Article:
Schooled: Watch Senators question Betsy DeVos' qualifications during her confirmation hearings

Betsy DeVos may have been an even worse choice for secretary of education than previously thought

Published January 18, 2017 1:06PM (EST)

 ((AP Photo/Andrew Harnik, File))
((AP Photo/Andrew Harnik, File))

Billionaire Betsy DeVos, who was chosen by President-elect Donald Trump as education secretary based on her advocacy for school vouchers and charter schools, raised serious questions about her basic competence for the position during a Senate confirmation hearing on Tuesday.

Perhaps the most notorious moment occurred when Sen. Tim Kaine, D-Virginia, asked DeVos whether she believed a federal law known as the Individuals With Disabilities Act (IDEA) should be extended to public charter and private schools if they receive federal funding. IDEA requires public schools to provide disabled students with a "free appropriate public education," although DeVos didn't seem to know what the bill even was. After initially replying that she believes "that is a matter that is best left to the states," Kaine reminded her that this was a federal law, prompting DeVos to begin discussing a Florida voucher program in which students were required to relinquish their IDEA rights. When Kaine pressed her on the subject, she conceded that it was "certainly worthy of discussion."

When Sen. Maggie Hassan, Democrat from New Hampshire, raised the issue again, DeVos conceded even further, acknowledging that "federal law must be followed where federal dollars are in play." After Hassan asked if DeVos was unaware that IDEA was a federal law, DeVos admitted that she "may have confused it," but promised to be "very sensitive" to the needs of disabled students.

DeVos was similarly evasive when questioned by Sen. Bernie Sanders, I-Vermont, who grilled the school choice advocate on her opinions of students who couldn't afford to go to college.

"Some of us believe that we should make public colleges and universities tuition free so that every young person in this country, regardless of income, does have that option. That's not the case today," Sanders asked. "Will you work with me and others to make public colleges and universities tuition free though federal and state efforts?"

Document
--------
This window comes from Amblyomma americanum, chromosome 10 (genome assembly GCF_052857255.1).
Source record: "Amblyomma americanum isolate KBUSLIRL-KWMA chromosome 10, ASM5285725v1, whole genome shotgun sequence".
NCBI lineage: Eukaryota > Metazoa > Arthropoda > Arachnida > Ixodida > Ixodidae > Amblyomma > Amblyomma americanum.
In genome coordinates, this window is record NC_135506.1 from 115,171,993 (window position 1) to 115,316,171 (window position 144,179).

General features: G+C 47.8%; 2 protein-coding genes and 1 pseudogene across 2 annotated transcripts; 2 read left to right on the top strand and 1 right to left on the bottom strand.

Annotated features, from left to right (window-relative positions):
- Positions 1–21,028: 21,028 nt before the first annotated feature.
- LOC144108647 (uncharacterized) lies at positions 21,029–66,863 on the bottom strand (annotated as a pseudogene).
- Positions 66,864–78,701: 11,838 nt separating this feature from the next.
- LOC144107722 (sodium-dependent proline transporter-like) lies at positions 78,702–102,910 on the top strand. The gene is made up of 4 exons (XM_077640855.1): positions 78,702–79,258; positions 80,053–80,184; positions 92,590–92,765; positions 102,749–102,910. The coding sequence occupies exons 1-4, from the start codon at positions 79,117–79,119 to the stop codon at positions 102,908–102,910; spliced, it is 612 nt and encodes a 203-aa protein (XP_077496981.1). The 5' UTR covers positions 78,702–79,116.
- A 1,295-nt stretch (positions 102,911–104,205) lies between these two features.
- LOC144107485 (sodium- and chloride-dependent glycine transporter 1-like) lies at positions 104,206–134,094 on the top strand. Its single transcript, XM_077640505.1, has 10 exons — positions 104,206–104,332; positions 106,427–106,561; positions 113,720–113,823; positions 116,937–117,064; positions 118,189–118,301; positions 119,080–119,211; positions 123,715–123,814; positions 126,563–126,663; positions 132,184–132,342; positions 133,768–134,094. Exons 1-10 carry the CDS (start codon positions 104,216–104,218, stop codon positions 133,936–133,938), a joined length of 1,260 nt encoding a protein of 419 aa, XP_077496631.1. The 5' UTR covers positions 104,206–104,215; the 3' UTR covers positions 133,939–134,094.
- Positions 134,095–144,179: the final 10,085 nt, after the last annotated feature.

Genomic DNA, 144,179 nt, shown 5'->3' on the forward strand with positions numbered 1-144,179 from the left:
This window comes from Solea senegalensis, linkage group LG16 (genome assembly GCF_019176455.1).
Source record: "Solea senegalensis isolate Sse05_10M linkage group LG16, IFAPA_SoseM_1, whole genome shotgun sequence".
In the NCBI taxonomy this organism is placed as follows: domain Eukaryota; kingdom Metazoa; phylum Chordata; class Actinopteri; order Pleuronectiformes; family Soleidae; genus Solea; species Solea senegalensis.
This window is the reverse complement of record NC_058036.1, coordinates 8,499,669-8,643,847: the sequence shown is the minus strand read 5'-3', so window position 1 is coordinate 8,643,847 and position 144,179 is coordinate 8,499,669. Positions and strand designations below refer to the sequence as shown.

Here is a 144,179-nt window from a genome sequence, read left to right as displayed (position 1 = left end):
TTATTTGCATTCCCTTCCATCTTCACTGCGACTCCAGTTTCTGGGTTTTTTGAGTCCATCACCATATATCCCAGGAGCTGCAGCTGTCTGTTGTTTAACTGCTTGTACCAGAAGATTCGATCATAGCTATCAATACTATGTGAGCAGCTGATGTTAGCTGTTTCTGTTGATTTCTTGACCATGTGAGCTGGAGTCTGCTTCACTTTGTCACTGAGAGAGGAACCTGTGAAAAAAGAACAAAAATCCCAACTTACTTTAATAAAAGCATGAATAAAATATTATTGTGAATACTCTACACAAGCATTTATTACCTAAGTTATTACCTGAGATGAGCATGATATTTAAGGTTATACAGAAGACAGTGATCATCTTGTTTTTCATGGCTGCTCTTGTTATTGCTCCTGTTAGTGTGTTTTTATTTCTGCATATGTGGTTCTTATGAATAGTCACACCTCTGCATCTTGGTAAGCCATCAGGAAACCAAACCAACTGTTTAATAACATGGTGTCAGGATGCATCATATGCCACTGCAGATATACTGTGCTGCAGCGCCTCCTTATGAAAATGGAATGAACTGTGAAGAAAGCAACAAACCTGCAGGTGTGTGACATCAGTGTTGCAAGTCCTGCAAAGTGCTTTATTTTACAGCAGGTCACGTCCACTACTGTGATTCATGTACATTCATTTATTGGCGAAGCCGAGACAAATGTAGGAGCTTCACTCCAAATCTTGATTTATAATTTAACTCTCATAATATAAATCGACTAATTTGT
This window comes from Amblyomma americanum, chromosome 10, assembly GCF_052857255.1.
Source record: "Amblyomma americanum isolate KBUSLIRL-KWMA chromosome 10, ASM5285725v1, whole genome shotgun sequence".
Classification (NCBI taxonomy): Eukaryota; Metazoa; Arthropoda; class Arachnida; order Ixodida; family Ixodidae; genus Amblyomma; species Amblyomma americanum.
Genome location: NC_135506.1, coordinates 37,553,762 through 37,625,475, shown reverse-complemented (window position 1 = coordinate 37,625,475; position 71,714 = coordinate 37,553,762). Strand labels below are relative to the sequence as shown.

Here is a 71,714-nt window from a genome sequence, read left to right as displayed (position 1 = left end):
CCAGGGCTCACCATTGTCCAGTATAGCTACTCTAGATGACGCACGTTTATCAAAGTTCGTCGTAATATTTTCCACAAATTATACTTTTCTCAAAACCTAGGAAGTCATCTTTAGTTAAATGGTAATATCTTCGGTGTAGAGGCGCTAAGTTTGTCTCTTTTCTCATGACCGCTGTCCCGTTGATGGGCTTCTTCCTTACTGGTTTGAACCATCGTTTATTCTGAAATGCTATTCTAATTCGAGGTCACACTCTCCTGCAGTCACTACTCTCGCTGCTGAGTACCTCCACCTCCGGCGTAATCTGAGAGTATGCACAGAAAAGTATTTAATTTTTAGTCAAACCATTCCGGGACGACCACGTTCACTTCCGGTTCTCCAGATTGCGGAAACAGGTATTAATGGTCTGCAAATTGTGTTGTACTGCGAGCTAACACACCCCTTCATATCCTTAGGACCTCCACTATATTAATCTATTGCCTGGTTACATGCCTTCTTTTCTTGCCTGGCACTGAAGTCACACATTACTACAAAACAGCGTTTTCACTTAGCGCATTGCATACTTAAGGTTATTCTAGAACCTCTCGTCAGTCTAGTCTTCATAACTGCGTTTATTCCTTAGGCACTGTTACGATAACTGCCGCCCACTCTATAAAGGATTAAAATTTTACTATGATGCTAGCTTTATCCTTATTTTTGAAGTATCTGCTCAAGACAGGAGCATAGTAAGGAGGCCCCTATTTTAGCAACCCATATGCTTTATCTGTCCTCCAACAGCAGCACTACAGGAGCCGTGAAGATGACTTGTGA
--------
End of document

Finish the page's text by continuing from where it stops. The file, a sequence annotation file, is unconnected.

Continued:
"Senator I think that's a really interesting idea and I think it's really great to consider and think about, but I think we also have to consider the fact that there's nothing in life that's truly free," DeVos replied. "Somebody's going to pay for it."

When Sanders replied by pointing out that many Republicans support reducing taxes for "billionaires in this country while at the same time low-income kids can't afford to go to college," DeVos deflected by simply saying that she would want all families to have "opportunities." Sanders rebutted this by saying that "it's not a question of opportunity, it's a question of being able to afford it."

DeVos even deflected a question about the issue that has defined her philanthropic career -- namely, about using federal money to finance charter and private schools instead of public schools.

"Can you commit that you will not work to privatize public schools or cut a single penny for public education?" asked Sen. Patty Murray, D-Washington.

DeVos refused to give a "yes or no" reply, instead saying that "I look forward to working with you to talk about how to address the needs of all parents and students, and we acknowledged today that not all schools are working for the students that are assigned to them. I am hopeful we can work together to find common ground in ways we can solve those issues and empower parents to make choices on behalf of their children that are right for them."

Murray responded to this by pointing out, "I take that as not being willing to commit to not privatize public schools."

"I guess I would not characterize it in that way," DeVos acknowledged.

Sen. Elizabeth Warren, D-Massachusetts, similarly held DeVos accountable for claiming to be qualified to run the education department despite having "no personal experience with college financial aid." DeVos ducked the question and instead told a story about how, when she visited a Christian school in her hometown of Grand Rapids, Michigan, she "saw the struggles and sacrifices many of these families faced when trying to choose the best educational option for their children. For me, this was not just an issue of public policy but of national injustice."

On a more ludicrous note, DeVos attempted to swat away a question by Sen. Chris Murphy, D-Connecticut, who asked "Do you think guns have any place in or around schools?" When DeVos replied that the decision is "best left to locales and states to decide" and Murphy repeated his query, DeVos said "I will refer back to Senator Enzi and the school he was talking about in Wyoming … I would imagine that there is probably a gun in the schools to protect from potential grizzlies."


Despite these controversial responses, DeVos is still expected to get confirmed as America's next secretary of education.

By Matthew Rozsa

Matthew Rozsa is a staff writer for Salon. He holds an MA in History from Rutgers University-Newark and is ABD in his PhD program in History at Lehigh University. His work has appeared in Mic, Quartz and MSNBC.

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